Ultimately, Joe is left ruled by the embodied power she finds in orgasmic revelation: her personal, transcendent, sexual theology.

Still from "Chapter 6: The Eastern and the Western Church" from "Nymphomaniac" by Lars von Trier  (via

Still from “Chapter 6: The Eastern and the Western Church” from “Nymphomaniac” by Lars von Trier

In many ways, both Joe and Seligman represent important parts of Von Trier’s religious thought. Seligman, an asexual hermit, represents a compelling voice in Von Trier’s theological debate.  Particularly, Seligman is used to highlight a certain impotency of the modern intellectual, and the sort of vestigial interest in religion they hold.  His many religious objects are of such vestigial interest.  Of his “childhood nature bible” Izaak Walton’s The Compleat Angler all he seems to have gotten from it is a series of petty fly-fishing anecdotes.  Furthermore, he denies any religious outlook. His Judaism is an inheritance, and, institutional religion, like sex, is something he claims he “won’t go down on my knees for.”

Like von Trier himself, Seligman sees great power in the aesthetic appeal of religion.  He cites from religious literature in order to forge a connection to Joe’s story.   As a recluse using these images to relate to others is a survival mechanism.  Throughout the film, we see Joe and Seligman’s experiences shaped by religion, from their childhoods through their present encounter. Though both deny being religious, both use Christian language and images to tell their stories. Religion as a structuring force doesn’t help Seligman become more empathetic to Joe, but it allows him to feel as though he is.  In that way, religion for Seligman is a therapeutic category, allowing him to deny his detachment.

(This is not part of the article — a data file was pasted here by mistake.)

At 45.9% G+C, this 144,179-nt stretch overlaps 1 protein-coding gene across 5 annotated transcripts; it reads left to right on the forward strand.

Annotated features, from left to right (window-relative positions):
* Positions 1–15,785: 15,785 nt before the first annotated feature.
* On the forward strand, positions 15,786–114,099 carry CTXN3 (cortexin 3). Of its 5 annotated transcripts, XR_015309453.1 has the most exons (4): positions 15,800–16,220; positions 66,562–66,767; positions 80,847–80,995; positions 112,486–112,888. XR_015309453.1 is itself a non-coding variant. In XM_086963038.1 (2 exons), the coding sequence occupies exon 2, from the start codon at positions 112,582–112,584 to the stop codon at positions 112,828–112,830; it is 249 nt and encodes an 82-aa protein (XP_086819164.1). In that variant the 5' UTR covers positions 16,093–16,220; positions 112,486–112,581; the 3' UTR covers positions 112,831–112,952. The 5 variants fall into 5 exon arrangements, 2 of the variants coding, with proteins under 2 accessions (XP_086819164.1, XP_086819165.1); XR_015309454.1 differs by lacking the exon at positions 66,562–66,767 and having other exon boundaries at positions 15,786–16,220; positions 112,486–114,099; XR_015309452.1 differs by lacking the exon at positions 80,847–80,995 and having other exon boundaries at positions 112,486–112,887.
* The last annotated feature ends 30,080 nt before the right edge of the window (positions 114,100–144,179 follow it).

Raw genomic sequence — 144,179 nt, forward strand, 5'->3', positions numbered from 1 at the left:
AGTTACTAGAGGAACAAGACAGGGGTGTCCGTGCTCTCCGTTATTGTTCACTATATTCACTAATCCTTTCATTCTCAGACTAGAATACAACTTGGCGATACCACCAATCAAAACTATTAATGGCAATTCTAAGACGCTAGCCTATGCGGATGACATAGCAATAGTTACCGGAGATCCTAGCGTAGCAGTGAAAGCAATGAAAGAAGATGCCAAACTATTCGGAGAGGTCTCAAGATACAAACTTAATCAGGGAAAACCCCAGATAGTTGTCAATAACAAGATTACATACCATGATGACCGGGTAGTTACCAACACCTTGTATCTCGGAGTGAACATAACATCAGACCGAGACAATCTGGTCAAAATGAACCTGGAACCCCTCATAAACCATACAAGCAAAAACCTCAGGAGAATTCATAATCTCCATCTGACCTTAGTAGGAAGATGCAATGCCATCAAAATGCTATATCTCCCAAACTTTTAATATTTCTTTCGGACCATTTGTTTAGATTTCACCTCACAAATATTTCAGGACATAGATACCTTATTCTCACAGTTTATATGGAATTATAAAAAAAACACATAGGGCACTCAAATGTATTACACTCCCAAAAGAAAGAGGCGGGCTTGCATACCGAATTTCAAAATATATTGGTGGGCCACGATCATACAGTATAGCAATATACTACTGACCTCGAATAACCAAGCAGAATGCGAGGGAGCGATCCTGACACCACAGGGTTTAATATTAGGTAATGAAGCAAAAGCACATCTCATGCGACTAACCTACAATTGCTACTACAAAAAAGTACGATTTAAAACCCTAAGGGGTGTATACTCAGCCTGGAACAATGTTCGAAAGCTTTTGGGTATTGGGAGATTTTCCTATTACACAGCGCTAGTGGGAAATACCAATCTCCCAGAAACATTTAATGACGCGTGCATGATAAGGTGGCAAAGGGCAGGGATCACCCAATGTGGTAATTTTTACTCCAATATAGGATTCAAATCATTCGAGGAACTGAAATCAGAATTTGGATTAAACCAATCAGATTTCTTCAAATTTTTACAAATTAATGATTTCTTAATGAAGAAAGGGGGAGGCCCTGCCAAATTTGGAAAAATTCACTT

Von Trier’s playing with Joe and Seligman’s notions of the therapeutic and structuring value of religious institutions is also an autobiographical discussion.  Having once flirted with Judaism, von Trier has for years expressed some form of Catholic faith.  That said, his expressions of faith are often complicated. For example, in 2009 he said, “I’m a very bad Catholic. In fact, I’m not religious in any way. I’m becoming more and more of an atheist.”  Here, like in the film, issues of religion are expressed two-fold.  In one way, religion remains a fixation for even irreligious individuals, but beyond that, religions represent forms of over-arching psychological landscapes.  This again is reflected in von Trier’s own biography considering his conversion to Catholicism rested in his seeing it as a “much more healthy religion than Protestantism.”  Reflecting the power that von Trier places in the structural dimensions of religion as it relates to psychology.